Reflections coming out of the Philippines: October and November 2013

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A Call to Share Theological Reflections on God and Calamities in the Aftermath of Supertyphoon Haiyan

The Redemptorists in the Cebu Province in the Philippines, including their Tacloban community which has housed around 3000 survivors of the supertyphoon Haiyan, plan to mobilize all Redemptorist communities in the country to help in a long-term rehabilitation process (in coordination with other organizations). Recorded as the strongest typhoon on earth ever known to have hit landfall, Haiyan’s ferocious winds and the tsunami-like waves it spawned have destroyed 70-80 percent of structures in its direct path and caused the death of more than 5000 people.  

Among their various objectives is to “accompany the people as they search for a meaning to the tragedies that they experienced through prayer sessions and liturgical celebrations (including rituals for laying to rest their dead loved ones), and in the process, deepen their faith in a compassionate God (rather than holding on to the notion of a punitive Deity).”

Since the group is preoccupied with the many details of the long-term rehabilitation plan, they have no time to gather biblical-theological materials and are calling for short articles, essays, reflection pieces (from one to seven pages, single-spaces) that can guide them in the preparation of their modules, prayer sessions and liturgical celebrations, and which respond to any of the following questions: “WHY GOD ALLOW CALAMITIES TO HAPPEN? WHAT KIND OF A GOD CREATED A WORLD WHERE EPIC TRAGEDIES TAKE PLACE? IS OUR GOD A GOD THAT PUNISHES? ARE TRAGEDIES MANIFESTATION OF A VULNERABLE GOD?”

If you have any material to share on this theme, kindly forward it to Karl Gaspar, or Agnes Brazal, on or before the first week of January, 2014.



October 17, 2013

Dear Jim and Colleagues in the CTEWC,


Perhaps you have learned by now about the earthquake that devastated my country.  It occurred in my home island-province of Bohol and my hometown of Loon is most devastated.

More than fifty have died in my place and the count is expected to rise. Hundreds of homes and public buildings destroyed, including our town market and hospital. Relief and rescue are ongoing, and our resiliency, solidarity and faith in God are again put to the test.

To add more pain to the suffering, our huge and beautiful church is gone, reduced to rubble.

I was one of the many priests from our town who were baptized, confirmed, and ordained there.

It was the last place that I visited before I left home for Ireland.

It was also a "mother church" as it has given birth to four other parishes in our town.

My sister was spared, thanks perhaps to her quick thinking and my departed father's protection, she ran out of the house, wasting no time, at the first sign of the tremors. She now lives with neighbors in a tent in our big front yard. My relatives are all fine too, never minding the damaged properties and too grateful for another lease of life, the most precious gift of all.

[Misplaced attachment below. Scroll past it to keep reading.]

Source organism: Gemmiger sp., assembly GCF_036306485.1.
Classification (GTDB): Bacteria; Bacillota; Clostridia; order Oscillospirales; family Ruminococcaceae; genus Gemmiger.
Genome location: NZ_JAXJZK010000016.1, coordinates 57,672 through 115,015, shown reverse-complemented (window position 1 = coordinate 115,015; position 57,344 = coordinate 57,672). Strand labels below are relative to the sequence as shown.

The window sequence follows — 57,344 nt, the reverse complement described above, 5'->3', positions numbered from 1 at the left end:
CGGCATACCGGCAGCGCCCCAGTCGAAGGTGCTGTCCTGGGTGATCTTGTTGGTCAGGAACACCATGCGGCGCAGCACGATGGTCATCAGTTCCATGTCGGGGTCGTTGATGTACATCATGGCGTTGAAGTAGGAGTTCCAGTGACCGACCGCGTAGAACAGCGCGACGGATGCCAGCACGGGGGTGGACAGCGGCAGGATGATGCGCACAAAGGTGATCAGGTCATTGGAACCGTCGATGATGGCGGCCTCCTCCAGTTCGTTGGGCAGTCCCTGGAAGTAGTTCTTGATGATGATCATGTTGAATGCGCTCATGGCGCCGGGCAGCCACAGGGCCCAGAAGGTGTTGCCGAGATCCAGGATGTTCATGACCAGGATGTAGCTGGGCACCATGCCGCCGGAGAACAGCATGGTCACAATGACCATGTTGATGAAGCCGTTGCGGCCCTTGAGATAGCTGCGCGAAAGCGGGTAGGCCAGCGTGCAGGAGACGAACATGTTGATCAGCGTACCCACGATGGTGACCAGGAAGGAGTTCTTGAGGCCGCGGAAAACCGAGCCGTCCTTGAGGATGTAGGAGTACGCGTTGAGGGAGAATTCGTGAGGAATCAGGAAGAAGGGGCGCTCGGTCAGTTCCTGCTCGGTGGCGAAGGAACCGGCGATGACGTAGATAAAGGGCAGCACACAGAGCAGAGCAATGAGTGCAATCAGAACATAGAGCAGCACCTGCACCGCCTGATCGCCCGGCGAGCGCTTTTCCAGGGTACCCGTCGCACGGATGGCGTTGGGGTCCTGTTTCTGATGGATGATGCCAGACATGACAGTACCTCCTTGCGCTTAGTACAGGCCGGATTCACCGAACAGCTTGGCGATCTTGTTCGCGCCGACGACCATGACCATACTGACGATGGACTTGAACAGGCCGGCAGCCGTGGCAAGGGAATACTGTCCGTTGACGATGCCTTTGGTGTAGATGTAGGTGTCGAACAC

The two dioceses in the island are shocked and devastated, not only because of the additional load our people have to carry in their daily lives, but also because we lost at least 5 of our Spanish-built churches, not to mention the 22 other old churches seriously damaged. The past fifteen years we did everything we could to preserve or restore and document this religious and cultural heritage. In 30 seconds they were gone. Maybe we should have focused first on structural reinforcements instead of fixing the roofs or restoring 17th century ceiling and wall paintings. But even the scientists did not see a 7.2 magnitude tremor coming, partly because these churches were a way off the Bohol fault-line. Fresh data after the earthquake however reveals, we were sitting above a bigger fault-line which even the US geological maps do not as yet show.

The most striking feedback I have thus far received is the absence of a discourse that blames a punishing God for the tragedy. There is none that I heard of. Instead faith is at the heart of their struggles to make sense of the tragedy. Beneath the rubble of our church firmly stands the statue of our patron, Mary, Our Lady of Light. And the people of Loon are drawing tremendous strength from her own "survival". And in front of the mountain of stones and debris, our parish priest placed a small table, covered it with white cloth, and placed a small statue of Mother Mary on top. She is now facing the huge church plaza and nearer to the people who are temporarily staying, sleeping, cooking, and praying there.

I am writing you to ask you and our academic community to kindly include my town folks and province mates in your community prayers and masses. If you feel like passing on this message to your circle of friends, please feel free.

I am attaching a few photos to give you an idea of the church devastation. For the rest you may access the internet.

Thank you and God bless!




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